A new breakthrough is giving hope to millions of people suffering from debilitating spinal injuries. A revolutionary implant helped a small group of paraplegic patients take steps by stimulating their spinal cords electronically. By coupling intense training with the small implant, two of the group of four were able to walk unassisted for the first time since their paralysis.
The study, which was published in the New England Journal of Medicine, follows the development of the “epidural stimulation” process put into place by teams from the Frazier Rehabilitation Institute and the University of Louisville Kentucky Spinal Cord Injury Research Center. How does it work? When a severe spinal injury occurs, signals from the brain that trigger movement are lost at the site of the injury. In this case, researchers worked on the assumption that small signals were still crossing over the place of injury, they just weren't enough to make motion occur.
By placing a set of 16 electrodes in the lower back of the patients, below the site of injury and implanting a battery in the abdomen, they hoped to send strong enough signals to trigger movement. The battery, which controls the intensity, duration, and frequency of the stimulation, is controlled wirelessly. Once the implant is turned on, the idea is that the stimulation would cause a reaction from the spinal cord, making it more receptive.
“It is like it is more aware, it actually can listen to that little whisper from the brain that is still there and it can generate the motor pattern,” Dr. Claudia Angeli of Kentucky Spinal Cord Injury Research Center at the University of Louisville told The Guardian.
Patients underwent an extensive amount of training to connect the stimulation with movement—a critical concept to ensure success. Both Kelly Thomas and Jeff Marquis, who had incurred spinal injuries in a car and bike accident respectively, were able to walk unassisted. Prior to the study, each had undergone traditional rehabilitative therapy and had retained a slight sensation in their lower bodies after their accidents.
Two other participants, who had no sensation below their injury sites, were not able to walk independently but made strides in recovery. Both became able to sit and stand unassisted, while one was also able to make some steps on a treadmill while supported. One of the patients had a spontaneous hip fracture during the study and wasn't able to train for a year.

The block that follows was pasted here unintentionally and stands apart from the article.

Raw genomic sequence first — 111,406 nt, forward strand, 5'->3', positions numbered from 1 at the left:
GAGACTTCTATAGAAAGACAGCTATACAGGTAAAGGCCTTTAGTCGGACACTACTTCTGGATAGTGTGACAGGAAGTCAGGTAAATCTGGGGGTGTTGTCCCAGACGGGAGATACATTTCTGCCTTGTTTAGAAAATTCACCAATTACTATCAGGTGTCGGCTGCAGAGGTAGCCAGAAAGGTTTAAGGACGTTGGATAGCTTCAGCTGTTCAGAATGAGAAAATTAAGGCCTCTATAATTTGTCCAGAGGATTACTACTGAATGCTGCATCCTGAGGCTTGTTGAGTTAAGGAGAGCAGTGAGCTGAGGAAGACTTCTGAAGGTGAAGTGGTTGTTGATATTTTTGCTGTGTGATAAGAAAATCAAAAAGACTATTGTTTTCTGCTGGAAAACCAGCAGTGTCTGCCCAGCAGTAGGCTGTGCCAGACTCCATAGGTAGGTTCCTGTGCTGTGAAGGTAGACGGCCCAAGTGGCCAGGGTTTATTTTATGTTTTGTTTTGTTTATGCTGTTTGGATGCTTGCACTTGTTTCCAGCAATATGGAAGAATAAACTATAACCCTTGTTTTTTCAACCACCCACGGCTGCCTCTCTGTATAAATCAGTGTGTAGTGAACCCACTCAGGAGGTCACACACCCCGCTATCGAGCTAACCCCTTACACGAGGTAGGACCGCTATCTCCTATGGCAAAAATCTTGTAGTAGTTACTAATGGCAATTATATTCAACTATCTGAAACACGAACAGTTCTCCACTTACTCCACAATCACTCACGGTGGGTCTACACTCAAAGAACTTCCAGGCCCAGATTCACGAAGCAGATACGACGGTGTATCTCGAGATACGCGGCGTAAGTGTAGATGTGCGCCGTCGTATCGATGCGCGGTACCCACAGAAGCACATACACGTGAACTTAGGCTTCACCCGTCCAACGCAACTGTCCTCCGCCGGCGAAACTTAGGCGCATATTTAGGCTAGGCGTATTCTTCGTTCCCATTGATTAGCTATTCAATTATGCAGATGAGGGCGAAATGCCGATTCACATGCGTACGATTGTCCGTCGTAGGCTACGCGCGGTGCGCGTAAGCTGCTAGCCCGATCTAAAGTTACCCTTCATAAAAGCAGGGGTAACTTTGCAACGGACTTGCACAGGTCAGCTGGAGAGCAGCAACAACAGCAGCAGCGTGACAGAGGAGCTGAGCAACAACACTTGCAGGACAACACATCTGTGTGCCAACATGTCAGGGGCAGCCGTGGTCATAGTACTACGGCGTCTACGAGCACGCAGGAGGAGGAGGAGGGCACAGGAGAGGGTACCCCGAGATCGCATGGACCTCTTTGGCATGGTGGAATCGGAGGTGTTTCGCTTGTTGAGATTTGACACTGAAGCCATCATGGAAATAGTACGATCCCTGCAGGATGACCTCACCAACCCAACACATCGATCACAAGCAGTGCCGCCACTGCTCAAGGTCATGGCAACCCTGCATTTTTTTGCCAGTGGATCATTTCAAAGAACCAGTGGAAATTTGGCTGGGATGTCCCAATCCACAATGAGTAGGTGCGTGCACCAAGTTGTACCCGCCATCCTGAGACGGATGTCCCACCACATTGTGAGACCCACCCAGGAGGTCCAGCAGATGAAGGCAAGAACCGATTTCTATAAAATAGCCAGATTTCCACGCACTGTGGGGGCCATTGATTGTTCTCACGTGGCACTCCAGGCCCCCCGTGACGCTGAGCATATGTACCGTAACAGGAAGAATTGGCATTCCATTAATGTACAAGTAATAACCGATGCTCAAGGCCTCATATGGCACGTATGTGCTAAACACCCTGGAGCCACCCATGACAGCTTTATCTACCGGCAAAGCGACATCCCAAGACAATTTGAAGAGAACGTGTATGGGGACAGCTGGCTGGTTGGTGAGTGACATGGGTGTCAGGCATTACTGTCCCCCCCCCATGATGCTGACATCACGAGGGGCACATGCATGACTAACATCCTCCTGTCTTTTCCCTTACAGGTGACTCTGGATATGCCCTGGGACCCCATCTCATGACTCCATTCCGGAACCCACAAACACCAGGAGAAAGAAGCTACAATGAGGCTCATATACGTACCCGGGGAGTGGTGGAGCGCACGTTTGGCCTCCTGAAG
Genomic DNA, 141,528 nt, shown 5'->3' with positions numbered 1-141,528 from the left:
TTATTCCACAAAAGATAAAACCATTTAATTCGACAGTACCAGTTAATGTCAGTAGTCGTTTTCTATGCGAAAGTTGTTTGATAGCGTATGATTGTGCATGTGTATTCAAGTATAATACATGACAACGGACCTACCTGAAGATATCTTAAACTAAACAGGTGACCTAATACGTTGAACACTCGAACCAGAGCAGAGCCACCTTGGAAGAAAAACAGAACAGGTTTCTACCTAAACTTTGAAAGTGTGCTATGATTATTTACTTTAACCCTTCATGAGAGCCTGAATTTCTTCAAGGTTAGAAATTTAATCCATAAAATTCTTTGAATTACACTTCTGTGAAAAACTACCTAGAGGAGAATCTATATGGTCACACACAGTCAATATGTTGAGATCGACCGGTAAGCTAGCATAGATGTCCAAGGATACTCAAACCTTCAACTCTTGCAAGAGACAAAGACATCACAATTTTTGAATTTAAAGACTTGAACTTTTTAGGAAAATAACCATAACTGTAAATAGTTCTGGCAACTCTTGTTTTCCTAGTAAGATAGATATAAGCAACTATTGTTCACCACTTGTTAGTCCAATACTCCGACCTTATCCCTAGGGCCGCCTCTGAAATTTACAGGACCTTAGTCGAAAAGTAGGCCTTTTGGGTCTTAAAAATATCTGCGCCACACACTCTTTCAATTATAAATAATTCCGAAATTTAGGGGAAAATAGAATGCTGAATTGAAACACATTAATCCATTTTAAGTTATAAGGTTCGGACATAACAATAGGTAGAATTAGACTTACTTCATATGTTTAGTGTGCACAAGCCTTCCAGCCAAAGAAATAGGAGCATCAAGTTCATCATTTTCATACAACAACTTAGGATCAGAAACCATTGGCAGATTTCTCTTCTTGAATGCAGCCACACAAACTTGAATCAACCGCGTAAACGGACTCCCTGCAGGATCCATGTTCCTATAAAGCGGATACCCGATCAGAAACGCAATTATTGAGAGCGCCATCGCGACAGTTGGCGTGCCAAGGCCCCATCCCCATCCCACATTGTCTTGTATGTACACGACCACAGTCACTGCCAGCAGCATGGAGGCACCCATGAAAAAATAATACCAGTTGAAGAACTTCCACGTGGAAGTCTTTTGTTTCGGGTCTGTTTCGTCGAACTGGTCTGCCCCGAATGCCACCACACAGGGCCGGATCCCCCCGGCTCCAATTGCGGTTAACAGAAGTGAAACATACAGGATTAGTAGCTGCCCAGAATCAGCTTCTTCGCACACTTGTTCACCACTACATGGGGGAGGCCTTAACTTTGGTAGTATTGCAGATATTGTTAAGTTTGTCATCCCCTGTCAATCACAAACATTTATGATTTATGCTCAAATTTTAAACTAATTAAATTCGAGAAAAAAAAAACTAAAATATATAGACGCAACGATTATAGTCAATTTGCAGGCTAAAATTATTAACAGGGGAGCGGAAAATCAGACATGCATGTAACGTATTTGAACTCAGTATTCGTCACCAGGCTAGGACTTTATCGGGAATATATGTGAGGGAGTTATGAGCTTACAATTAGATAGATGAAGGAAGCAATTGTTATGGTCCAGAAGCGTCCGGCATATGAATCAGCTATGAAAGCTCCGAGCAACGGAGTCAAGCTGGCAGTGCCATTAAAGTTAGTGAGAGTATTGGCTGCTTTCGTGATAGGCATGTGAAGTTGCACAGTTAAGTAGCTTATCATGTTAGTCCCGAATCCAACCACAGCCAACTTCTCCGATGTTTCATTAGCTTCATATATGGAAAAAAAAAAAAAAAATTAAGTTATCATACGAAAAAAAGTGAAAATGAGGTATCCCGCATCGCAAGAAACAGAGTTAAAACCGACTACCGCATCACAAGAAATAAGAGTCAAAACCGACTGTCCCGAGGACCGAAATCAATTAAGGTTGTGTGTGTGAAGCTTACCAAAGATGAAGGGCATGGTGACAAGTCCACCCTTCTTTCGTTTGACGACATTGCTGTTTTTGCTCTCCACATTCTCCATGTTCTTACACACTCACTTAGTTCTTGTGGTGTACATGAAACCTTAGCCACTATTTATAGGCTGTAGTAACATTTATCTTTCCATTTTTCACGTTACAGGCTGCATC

The patients dedicated themselves fully to the process, meeting with researchers two hours a day, five times a week in order to practice connecting the mental connection with the physical movement. Thomas was able to walk with a walker and stand unassisted for 50 minutes after 81 sessions over 15 weeks. Marquis, whose injury is more severe, was able to walk independently using poles after 278 sessions over 85 weeks.
“Being a participant in this study truly changed my life, as it has provided me with a hope that I didn’t think was possible after my car accident,” shared Thomas. This incredible achievement is the first step in helping even more people with paralysis gain back their motor skills. At the moment, movement is only possible when the implant is turned on. However, there is hope.
An earlier study by one of the researchers involved in the project showed that a patient was able to regain movement without stimulation after 3.5 years of training. With improved stimulation technology and more research, researchers remain hopeful that there is endless potential for the process.
Watch as these spinal cord injury patients take their first steps.
h/t: [IFL Science]